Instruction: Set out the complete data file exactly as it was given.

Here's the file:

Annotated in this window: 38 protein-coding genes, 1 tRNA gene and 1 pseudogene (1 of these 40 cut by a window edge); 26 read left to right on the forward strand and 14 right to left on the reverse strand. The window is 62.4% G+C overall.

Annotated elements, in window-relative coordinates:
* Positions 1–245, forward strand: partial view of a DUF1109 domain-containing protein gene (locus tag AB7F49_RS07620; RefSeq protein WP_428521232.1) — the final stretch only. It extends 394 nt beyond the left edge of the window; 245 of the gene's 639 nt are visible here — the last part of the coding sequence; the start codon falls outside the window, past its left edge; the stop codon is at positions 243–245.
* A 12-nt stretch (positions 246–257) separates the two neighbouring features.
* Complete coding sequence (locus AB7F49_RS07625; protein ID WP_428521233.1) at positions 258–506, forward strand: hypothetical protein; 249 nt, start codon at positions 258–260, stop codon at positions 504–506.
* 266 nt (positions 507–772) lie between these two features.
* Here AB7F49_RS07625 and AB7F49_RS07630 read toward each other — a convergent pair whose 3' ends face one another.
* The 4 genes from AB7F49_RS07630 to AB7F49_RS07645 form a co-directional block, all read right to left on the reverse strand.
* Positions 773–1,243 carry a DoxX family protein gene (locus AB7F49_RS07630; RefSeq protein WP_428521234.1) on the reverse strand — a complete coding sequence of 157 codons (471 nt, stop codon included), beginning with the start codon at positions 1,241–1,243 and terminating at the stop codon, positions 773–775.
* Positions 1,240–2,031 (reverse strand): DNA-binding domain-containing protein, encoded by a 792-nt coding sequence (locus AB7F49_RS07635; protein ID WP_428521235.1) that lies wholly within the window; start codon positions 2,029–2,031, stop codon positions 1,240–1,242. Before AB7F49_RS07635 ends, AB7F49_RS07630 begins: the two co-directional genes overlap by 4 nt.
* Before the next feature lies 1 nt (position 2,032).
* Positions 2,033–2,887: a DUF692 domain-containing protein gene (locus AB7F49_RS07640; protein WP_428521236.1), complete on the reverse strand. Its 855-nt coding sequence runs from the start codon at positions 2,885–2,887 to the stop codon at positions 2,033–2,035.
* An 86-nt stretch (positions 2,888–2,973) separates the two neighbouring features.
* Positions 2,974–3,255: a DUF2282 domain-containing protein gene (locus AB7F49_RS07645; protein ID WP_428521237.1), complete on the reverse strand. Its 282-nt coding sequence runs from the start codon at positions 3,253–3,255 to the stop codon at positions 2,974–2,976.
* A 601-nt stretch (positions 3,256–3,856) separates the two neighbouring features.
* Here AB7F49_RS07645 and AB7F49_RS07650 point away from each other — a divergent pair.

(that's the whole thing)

Annotated in this window: 38 protein-coding genes, 1 tRNA gene and 1 pseudogene (1 of these 40 cut by a window edge); 26 read left to right on the forward strand and 14 right to left on the reverse strand. The window is 62.4% G+C overall.

Annotated elements, in window-relative coordinates:
* Positions 1–245, forward strand: partial view of a DUF1109 domain-containing protein gene (locus tag AB7F49_RS07620; RefSeq protein WP_428521232.1) — the final stretch only. It extends 394 nt beyond the left edge of the window; 245 of the gene's 639 nt are visible here — the last part of the coding sequence; the start codon falls outside the window, past its left edge; the stop codon is at positions 243–245.
* A 12-nt stretch (positions 246–257) separates the two neighbouring features.
* Complete coding sequence (locus AB7F49_RS07625; protein ID WP_428521233.1) at positions 258–506, forward strand: hypothetical protein; 249 nt, start codon at positions 258–260, stop codon at positions 504–506.
* 266 nt (positions 507–772) lie between these two features.
* Here AB7F49_RS07625 and AB7F49_RS07630 read toward each other — a convergent pair whose 3' ends face one another.
* The 4 genes from AB7F49_RS07630 to AB7F49_RS07645 form a co-directional block, all read right to left on the reverse strand.
* Positions 773–1,243 carry a DoxX family protein gene (locus AB7F49_RS07630; RefSeq protein WP_428521234.1) on the reverse strand — a complete coding sequence of 157 codons (471 nt, stop codon included), beginning with the start codon at positions 1,241–1,243 and terminating at the stop codon, positions 773–775.
* Positions 1,240–2,031 (reverse strand): DNA-binding domain-containing protein, encoded by a 792-nt coding sequence (locus AB7F49_RS07635; protein ID WP_428521235.1) that lies wholly within the window; start codon positions 2,029–2,031, stop codon positions 1,240–1,242. Before AB7F49_RS07635 ends, AB7F49_RS07630 begins: the two co-directional genes overlap by 4 nt.
* Before the next feature lies 1 nt (position 2,032).
* Positions 2,033–2,887: a DUF692 domain-containing protein gene (locus AB7F49_RS07640; protein WP_428521236.1), complete on the reverse strand. Its 855-nt coding sequence runs from the start codon at positions 2,885–2,887 to the stop codon at positions 2,033–2,035.
* An 86-nt stretch (positions 2,888–2,973) separates the two neighbouring features.
* Positions 2,974–3,255: a DUF2282 domain-containing protein gene (locus AB7F49_RS07645; protein ID WP_428521237.1), complete on the reverse strand. Its 282-nt coding sequence runs from the start codon at positions 3,253–3,255 to the stop codon at positions 2,974–2,976.
* A 601-nt stretch (positions 3,256–3,856) separates the two neighbouring features.
* Here AB7F49_RS07645 and AB7F49_RS07650 point away from each other — a divergent pair.